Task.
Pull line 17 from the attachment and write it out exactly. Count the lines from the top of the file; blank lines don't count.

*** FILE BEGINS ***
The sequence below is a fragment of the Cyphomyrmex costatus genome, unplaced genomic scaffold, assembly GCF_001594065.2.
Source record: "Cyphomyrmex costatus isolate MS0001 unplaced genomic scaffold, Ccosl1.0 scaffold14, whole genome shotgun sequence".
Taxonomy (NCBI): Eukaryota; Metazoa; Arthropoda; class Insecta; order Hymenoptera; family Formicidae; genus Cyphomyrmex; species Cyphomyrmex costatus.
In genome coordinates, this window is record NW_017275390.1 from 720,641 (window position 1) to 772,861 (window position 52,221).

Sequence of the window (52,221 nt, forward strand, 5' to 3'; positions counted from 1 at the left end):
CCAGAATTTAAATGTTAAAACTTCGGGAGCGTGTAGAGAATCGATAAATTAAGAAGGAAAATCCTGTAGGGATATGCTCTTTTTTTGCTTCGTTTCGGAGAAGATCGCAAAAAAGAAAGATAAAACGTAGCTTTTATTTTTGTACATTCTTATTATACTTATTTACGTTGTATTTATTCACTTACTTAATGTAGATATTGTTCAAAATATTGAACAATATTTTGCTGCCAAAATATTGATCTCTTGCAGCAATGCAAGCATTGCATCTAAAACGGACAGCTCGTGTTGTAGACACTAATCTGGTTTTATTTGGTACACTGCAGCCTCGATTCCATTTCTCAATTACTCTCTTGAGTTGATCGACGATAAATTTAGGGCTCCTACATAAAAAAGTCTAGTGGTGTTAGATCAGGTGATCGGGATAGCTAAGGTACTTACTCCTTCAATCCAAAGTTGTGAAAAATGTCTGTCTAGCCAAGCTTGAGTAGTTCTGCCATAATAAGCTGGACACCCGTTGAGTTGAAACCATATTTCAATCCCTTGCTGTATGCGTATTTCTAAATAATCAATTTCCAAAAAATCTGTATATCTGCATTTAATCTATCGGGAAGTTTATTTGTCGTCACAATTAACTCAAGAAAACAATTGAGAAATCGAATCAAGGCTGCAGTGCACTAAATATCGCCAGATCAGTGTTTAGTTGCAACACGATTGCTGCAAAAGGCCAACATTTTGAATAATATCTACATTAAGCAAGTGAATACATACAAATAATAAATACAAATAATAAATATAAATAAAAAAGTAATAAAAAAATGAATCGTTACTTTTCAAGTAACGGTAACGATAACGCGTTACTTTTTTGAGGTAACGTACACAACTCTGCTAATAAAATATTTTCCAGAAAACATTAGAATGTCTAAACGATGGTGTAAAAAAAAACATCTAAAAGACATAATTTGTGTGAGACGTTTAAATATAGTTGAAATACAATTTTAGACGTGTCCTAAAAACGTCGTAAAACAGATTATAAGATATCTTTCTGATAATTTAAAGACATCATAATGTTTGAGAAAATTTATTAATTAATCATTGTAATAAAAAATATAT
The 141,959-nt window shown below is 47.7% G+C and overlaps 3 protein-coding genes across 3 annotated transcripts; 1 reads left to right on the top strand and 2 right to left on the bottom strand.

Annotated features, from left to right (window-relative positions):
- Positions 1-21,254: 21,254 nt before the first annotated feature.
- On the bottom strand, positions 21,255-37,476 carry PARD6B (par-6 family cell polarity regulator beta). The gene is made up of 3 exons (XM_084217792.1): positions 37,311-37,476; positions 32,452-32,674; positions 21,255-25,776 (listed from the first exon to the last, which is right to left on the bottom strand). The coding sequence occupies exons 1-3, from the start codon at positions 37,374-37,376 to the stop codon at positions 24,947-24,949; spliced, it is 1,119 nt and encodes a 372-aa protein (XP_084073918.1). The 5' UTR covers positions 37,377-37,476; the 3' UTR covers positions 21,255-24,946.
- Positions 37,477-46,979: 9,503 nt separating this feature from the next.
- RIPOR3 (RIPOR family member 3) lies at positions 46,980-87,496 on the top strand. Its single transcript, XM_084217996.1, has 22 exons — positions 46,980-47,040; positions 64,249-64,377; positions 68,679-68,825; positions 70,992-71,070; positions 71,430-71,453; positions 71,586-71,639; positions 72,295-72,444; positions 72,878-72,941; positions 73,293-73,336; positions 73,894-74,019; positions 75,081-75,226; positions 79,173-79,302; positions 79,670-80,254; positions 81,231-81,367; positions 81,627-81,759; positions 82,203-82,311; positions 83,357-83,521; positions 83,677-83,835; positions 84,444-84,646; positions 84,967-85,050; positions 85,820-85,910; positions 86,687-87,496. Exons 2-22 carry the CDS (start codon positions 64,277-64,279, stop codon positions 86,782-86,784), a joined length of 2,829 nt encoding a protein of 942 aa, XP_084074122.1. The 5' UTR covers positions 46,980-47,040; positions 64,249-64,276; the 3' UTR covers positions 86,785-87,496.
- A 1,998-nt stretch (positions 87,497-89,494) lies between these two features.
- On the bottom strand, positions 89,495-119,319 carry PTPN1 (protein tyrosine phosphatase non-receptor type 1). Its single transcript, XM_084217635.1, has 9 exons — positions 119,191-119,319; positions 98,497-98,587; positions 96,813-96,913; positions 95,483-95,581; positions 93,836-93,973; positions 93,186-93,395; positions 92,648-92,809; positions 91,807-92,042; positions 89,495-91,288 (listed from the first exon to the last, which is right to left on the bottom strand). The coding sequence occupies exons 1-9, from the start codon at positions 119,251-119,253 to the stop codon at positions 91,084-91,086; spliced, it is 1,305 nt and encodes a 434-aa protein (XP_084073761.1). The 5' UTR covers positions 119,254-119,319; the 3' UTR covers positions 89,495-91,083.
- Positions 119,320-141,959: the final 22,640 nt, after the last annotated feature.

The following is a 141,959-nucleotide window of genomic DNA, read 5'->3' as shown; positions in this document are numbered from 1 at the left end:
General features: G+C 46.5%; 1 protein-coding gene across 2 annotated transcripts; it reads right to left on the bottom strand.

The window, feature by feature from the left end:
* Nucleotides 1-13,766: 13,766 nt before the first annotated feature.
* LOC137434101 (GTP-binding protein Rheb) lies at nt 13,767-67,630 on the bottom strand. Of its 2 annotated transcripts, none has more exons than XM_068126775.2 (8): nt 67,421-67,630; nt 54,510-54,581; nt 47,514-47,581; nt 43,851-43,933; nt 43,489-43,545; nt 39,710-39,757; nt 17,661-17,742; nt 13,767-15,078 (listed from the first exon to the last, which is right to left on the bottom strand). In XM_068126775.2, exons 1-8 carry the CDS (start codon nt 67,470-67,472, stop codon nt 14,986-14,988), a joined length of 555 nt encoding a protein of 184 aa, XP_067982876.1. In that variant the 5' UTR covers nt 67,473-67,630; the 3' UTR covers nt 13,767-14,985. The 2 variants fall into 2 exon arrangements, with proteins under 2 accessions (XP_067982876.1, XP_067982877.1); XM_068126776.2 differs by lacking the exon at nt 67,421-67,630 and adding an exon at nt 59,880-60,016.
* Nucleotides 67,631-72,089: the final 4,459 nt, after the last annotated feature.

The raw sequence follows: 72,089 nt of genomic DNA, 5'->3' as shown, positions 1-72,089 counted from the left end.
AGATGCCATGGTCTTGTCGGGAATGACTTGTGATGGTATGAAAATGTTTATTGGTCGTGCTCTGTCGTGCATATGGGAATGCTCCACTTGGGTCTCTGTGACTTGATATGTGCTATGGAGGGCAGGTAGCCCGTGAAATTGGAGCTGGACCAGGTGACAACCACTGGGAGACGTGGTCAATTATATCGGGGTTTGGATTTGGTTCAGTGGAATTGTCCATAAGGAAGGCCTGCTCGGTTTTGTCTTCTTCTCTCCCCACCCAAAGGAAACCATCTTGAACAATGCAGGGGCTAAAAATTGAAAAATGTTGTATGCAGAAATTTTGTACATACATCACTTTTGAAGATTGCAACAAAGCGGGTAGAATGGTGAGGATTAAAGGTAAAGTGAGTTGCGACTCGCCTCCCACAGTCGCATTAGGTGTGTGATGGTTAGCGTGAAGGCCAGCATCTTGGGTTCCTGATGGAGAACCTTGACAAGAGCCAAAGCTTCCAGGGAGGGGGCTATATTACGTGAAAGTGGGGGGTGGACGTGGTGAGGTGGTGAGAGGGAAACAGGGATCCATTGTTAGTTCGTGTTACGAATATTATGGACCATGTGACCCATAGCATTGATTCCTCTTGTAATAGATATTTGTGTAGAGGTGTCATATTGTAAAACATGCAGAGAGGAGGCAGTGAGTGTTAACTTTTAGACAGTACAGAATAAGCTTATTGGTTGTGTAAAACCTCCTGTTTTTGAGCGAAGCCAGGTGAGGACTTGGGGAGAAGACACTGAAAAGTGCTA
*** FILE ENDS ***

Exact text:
General features: G+C 46.5%; 1 protein-coding gene across 2 annotated transcripts; it reads right to left on the bottom strand.